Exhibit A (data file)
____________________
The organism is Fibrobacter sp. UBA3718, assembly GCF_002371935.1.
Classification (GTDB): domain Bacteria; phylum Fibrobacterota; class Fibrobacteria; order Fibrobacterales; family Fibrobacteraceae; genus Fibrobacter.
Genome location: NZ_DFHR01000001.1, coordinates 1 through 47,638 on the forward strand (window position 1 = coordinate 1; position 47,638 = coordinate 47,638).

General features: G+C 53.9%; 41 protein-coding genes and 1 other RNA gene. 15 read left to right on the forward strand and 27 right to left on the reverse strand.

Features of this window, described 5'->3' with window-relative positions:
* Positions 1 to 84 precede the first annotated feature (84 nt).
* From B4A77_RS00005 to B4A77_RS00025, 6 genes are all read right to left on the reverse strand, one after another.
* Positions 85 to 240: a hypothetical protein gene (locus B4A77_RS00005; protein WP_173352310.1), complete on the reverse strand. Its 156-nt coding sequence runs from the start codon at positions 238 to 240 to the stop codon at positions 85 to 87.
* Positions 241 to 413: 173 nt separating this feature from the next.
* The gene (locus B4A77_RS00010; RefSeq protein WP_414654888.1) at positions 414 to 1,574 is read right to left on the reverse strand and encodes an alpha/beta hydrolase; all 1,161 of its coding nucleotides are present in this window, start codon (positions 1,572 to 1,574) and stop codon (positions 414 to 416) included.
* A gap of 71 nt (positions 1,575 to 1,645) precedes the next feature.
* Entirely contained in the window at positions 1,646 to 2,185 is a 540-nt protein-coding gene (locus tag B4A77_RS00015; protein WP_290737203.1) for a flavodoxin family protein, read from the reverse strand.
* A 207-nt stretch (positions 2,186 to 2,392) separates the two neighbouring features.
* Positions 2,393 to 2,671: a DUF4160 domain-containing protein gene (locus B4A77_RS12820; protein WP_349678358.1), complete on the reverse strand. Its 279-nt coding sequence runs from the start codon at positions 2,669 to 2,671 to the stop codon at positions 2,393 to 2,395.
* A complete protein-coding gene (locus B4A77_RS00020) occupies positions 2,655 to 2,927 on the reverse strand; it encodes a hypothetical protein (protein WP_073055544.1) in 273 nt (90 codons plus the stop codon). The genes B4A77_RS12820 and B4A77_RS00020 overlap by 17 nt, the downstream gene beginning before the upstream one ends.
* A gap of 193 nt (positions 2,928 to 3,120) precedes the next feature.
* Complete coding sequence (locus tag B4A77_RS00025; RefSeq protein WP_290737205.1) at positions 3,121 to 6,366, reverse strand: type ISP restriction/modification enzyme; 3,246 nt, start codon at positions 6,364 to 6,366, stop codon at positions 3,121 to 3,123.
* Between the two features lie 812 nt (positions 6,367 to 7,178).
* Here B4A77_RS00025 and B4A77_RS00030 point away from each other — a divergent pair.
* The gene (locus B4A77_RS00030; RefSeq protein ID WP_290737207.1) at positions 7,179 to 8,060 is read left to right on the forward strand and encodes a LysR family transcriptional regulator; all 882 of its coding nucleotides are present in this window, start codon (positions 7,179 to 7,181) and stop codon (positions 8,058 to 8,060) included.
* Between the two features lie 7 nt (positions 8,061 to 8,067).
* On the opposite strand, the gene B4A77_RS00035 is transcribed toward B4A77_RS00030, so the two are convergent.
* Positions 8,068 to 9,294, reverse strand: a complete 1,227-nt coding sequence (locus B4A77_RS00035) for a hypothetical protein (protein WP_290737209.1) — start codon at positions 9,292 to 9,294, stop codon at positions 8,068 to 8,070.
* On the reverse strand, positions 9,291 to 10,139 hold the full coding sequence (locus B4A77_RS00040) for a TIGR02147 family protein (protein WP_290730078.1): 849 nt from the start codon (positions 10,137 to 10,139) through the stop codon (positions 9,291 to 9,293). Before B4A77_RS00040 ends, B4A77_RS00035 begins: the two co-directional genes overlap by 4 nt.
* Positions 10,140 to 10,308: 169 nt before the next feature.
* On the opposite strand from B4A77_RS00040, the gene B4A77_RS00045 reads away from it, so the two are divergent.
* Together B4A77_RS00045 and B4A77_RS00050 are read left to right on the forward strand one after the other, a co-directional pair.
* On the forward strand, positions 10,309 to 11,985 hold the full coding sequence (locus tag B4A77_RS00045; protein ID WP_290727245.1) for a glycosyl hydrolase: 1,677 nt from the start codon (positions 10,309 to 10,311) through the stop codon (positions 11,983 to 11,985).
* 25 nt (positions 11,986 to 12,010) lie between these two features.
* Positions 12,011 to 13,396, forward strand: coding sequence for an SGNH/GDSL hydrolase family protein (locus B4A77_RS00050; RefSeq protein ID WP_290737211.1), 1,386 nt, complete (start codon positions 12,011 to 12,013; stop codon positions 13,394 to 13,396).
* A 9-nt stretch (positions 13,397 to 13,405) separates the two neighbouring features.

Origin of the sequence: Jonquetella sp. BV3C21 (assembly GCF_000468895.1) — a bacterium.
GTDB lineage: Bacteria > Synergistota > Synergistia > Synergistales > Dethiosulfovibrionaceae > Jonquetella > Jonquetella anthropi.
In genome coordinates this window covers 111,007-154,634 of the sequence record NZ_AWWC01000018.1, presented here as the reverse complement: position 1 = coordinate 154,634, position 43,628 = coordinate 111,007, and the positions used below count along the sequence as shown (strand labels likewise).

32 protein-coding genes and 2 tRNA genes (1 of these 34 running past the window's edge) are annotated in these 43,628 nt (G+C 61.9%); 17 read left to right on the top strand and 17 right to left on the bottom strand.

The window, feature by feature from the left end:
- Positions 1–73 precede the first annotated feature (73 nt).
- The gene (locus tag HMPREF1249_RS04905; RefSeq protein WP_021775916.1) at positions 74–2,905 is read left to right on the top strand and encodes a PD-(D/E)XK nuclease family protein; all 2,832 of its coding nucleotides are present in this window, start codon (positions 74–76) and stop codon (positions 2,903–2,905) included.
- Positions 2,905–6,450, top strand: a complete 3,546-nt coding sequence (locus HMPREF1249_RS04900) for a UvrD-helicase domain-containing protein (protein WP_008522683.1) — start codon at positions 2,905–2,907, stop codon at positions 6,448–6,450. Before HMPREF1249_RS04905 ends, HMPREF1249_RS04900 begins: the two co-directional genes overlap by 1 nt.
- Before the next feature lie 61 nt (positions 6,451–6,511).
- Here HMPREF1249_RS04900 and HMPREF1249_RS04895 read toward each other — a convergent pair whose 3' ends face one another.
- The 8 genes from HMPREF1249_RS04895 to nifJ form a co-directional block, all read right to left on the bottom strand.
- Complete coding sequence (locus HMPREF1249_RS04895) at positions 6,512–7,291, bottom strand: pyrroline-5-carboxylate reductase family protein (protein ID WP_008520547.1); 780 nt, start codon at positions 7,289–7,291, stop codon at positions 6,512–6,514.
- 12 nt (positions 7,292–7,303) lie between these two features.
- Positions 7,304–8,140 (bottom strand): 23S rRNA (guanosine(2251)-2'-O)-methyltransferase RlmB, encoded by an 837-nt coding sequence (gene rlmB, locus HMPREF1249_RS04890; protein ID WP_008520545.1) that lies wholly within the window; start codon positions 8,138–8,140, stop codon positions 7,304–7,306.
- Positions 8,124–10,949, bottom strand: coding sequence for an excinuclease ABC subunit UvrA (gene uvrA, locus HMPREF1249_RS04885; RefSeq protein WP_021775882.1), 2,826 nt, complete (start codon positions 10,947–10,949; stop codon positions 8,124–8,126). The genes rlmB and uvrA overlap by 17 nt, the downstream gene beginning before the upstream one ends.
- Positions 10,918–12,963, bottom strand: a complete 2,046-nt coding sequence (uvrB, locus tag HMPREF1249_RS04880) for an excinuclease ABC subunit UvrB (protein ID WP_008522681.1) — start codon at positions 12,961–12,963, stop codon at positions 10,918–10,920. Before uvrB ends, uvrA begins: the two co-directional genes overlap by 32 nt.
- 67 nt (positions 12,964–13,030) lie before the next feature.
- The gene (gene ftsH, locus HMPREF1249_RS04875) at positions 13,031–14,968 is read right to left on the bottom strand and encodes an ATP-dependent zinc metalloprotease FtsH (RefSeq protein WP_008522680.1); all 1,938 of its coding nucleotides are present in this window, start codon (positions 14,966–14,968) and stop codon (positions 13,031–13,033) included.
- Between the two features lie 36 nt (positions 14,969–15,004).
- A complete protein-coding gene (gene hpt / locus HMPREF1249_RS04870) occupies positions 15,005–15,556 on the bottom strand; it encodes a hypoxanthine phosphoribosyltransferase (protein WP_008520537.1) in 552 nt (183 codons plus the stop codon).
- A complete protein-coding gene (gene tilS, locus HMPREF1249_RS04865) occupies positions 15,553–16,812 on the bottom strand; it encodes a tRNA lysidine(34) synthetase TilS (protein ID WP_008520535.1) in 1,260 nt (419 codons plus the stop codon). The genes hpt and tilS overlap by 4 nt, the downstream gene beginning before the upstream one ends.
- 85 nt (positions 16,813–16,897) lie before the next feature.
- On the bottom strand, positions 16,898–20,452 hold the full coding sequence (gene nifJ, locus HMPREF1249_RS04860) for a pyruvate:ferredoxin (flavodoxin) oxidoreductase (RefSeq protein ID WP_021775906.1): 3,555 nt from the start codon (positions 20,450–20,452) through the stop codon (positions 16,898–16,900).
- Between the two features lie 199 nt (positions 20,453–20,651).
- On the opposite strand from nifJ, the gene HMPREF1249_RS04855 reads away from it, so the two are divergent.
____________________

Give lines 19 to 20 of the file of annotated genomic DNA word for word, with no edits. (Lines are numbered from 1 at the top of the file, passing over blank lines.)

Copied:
* Here B4A77_RS00025 and B4A77_RS00030 point away from each other — a divergent pair.
* The gene (locus B4A77_RS00030; RefSeq protein ID WP_290737207.1) at positions 7,179 to 8,060 is read left to right on the forward strand and encodes a LysR family transcriptional regulator; all 882 of its coding nucleotides are present in this window, start codon (positions 7,179 to 7,181) and stop codon (positions 8,058 to 8,060) included.